It is so important to know that you are speaking a “common language” in your business since misunderstandings can be many and can blossom into lawsuits as confusion becomes fear, which then becomes anger.
Defining terms and coming to agreement on what you are discussing and how you are discussing it are always good steps, and yet in our relationships with our families, we rarely do that very simple thing.
Many years ago my husband and I were invited to be leaders in a small breakout group of an AGAPE Parenting Class at our church. It was on Sunday mornings while the girls were in Sunday School and afterward we would all go to church service together. We were a little baffled as to why we were asked to lead a group, but it soon became apparent that as parents of high school aged children at the time, we were perceived to be somewhat authoritative on middle school age children.
Seriously though, the book we were using was “The Five Love Languages of Teenagers” by Gary Chapman and it came with a video that the whole group watched together, workbooks and practically every crutch known to man, so we thought, “What the heck! How badly could we mess this up?”
It was an extremely enlightening experience on a variety of levels. First, we got to know some folks at the church better and were able to share some insights and strategies that many of them said they found helpful.
More importantly, we learned about love languages and how many people don’t always perceive love or give love in the way you do.
It doesn’t make it wrong or less valid, just different, and the more you are able to understand the favored love language of your spouse, children, even parents, the more successful you are likely to be in giving them love in a way that is truly meaningful to them. And to forgive when they give you love in their language and not necessarily in yours.
The author used a metaphor that stuck with me. He said that if we persisted in giving a child love in a way that was not truly meaningful to him or her, the child gradually ran out of gas because deep down they did not feel loved, even though they “knew they should feel that way.”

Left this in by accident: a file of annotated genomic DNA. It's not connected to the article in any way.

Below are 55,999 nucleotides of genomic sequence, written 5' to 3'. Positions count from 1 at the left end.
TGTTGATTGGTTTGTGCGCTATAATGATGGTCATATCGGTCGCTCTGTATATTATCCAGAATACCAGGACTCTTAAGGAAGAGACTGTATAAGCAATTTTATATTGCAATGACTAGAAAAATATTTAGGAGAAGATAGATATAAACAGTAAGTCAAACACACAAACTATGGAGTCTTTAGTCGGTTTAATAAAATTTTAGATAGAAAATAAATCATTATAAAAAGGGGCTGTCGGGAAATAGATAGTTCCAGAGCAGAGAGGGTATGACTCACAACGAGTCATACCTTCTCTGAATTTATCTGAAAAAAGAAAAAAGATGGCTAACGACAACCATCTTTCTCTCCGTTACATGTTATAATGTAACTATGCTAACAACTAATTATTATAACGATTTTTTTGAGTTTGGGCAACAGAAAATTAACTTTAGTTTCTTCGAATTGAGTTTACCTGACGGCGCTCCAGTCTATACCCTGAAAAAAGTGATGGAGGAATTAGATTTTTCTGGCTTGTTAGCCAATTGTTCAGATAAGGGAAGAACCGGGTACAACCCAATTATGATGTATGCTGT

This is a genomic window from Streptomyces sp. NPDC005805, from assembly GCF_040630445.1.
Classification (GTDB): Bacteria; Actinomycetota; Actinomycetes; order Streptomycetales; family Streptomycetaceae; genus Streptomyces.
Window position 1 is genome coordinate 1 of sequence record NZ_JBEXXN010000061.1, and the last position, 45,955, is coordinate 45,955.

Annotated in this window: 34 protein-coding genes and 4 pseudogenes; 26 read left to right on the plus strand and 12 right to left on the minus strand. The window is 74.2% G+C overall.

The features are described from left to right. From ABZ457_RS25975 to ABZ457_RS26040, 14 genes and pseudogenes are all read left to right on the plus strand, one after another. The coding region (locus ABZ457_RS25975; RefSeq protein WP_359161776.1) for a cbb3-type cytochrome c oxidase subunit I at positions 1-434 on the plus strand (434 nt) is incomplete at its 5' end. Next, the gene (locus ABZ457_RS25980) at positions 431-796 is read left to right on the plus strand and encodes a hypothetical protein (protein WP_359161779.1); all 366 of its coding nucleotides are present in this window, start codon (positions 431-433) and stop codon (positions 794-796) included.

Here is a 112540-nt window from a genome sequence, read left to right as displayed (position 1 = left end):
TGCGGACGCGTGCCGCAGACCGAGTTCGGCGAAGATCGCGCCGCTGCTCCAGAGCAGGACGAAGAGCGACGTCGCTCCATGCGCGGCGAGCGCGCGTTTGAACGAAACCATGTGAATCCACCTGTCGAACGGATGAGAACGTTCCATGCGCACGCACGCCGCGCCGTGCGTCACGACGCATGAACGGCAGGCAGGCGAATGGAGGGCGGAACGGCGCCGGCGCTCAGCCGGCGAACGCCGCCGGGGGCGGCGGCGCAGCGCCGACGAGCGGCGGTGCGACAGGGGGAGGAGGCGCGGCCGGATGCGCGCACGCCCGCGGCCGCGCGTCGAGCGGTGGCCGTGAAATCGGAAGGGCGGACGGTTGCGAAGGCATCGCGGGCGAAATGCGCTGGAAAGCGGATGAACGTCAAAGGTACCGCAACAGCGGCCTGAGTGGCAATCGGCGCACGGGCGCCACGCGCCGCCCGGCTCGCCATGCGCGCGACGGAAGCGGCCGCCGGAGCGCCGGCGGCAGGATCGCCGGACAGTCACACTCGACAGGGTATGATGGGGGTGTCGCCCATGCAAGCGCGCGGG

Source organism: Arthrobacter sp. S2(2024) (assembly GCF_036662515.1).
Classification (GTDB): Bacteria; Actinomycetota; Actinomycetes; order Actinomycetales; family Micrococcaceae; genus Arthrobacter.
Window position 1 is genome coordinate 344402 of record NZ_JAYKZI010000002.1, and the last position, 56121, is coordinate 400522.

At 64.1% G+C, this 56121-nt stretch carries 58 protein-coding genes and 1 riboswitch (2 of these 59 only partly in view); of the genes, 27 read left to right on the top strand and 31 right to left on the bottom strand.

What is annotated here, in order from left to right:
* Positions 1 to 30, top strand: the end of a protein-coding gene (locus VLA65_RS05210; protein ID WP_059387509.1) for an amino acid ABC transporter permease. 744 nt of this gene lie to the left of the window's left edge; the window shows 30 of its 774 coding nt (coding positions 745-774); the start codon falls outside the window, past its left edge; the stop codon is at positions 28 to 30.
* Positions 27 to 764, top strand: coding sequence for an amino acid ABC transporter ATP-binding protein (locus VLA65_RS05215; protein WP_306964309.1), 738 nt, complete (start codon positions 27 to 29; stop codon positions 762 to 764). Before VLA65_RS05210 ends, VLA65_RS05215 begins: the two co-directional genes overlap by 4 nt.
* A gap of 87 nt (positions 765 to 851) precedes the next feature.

Ouch! I had heard that language used when people talked about anorexia, bulimia and cutting and other self-abusive disorders.
We wanted to know our children’s love languages very much. We suspected we knew already, but I have to tell you after they took the very short little quiz in the book, we found that we were only partly right.
- Daughter 1 (as we had already guessed) perceived love through words of affirmation and through touch (a lot like her mom there) but we had no idea she was also very moved by gifts. This is not a greed issue, but it meant she treasured a well thought out gift that really took into consideration her likes, something she had said or some inside joke much more than we had suspected. Her love language in giving love was through words of affirmation and touch as well, but not through gifts. She will sometimes do a very nice job with that, but sometimes it will just be on the fly. It isn’t her true way of saying she loves you. Her love comes out spontaneously, sometimes dramatically, and is always articulate. We often get surprise “I Love You” messages and truly memorable notes.
- Daughter 2 was a little trickier. We knew she was a servant and a gift giver, so we suspected that these were her love languages, and they were to a great degree. On the receiving side, she does not generally enjoy being touched, with one big exception…a really good head scratch always says, “I love you!” She is good at giving words of affirmation, particularly if she knows they are your love language, but praise is not given lightly by her. She perceives love when people give her gifts of service, when they make the effort to spend quality time with her, and when they respect her need for space and introspection. She perceives love when she is truly listened to. In return, you will get the most thoughtful, original and wonderful presents for any given occasion, warm and sweet hugs whenever she senses you need one, and she will also write you a note from time to time that brings you to tears.
Why am I telling you this? Why is it so important?
Because you might not know what your child’s love language is. You might have guessed incorrectly or you may be giving him or her what you need and not what he or she needs at all. Your child might not be old enough to take the love languages test yet, but he or she can answer basic questions about what makes them feel loved. Ask and listen. Try it and watch. Modify as you see what really seems to fill up your child’s love tank and as they grow, share your love languages with them as well. It will help them to know what really means “I Love You” to you, too!
PS: Taking the test with your spouse or partner is extremely enlightening, as well!